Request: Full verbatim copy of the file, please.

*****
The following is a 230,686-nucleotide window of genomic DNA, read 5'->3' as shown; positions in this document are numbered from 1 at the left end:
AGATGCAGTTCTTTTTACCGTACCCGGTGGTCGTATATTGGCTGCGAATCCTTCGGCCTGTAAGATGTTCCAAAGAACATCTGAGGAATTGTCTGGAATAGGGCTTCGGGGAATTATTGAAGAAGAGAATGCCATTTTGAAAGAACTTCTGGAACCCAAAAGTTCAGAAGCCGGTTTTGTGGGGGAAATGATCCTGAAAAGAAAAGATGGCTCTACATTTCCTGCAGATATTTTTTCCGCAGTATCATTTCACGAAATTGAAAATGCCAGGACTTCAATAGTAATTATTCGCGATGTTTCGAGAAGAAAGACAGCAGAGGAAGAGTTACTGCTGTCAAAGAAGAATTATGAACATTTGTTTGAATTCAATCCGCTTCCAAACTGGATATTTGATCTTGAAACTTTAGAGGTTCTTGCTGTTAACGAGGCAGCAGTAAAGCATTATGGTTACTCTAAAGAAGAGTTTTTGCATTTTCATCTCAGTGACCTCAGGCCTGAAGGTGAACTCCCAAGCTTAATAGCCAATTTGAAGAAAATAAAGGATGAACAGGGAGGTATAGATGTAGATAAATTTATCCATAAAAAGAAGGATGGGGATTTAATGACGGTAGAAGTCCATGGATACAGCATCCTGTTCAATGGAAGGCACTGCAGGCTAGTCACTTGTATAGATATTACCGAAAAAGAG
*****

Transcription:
The following is a 230,686-nucleotide window of genomic DNA, read 5'->3' as shown; positions in this document are numbered from 1 at the left end:
AGATGCAGTTCTTTTTACCGTACCCGGTGGTCGTATATTGGCTGCGAATCCTTCGGCCTGTAAGATGTTCCAAAGAACATCTGAGGAATTGTCTGGAATAGGGCTTCGGGGAATTATTGAAGAAGAGAATGCCATTTTGAAAGAACTTCTGGAACCCAAAAGTTCAGAAGCCGGTTTTGTGGGGGAAATGATCCTGAAAAGAAAAGATGGCTCTACATTTCCTGCAGATATTTTTTCCGCAGTATCATTTCACGAAATTGAAAATGCCAGGACTTCAATAGTAATTATTCGCGATGTTTCGAGAAGAAAGACAGCAGAGGAAGAGTTACTGCTGTCAAAGAAGAATTATGAACATTTGTTTGAATTCAATCCGCTTCCAAACTGGATATTTGATCTTGAAACTTTAGAGGTTCTTGCTGTTAACGAGGCAGCAGTAAAGCATTATGGTTACTCTAAAGAAGAGTTTTTGCATTTTCATCTCAGTGACCTCAGGCCTGAAGGTGAACTCCCAAGCTTAATAGCCAATTTGAAGAAAATAAAGGATGAACAGGGAGGTATAGATGTAGATAAATTTATCCATAAAAAGAAGGATGGGGATTTAATGACGGTAGAAGTCCATGGATACAGCATCCTGTTCAATGGAAGGCACTGCAGGCTAGTCACTTGTATAGATATTACCGAAAAAGAG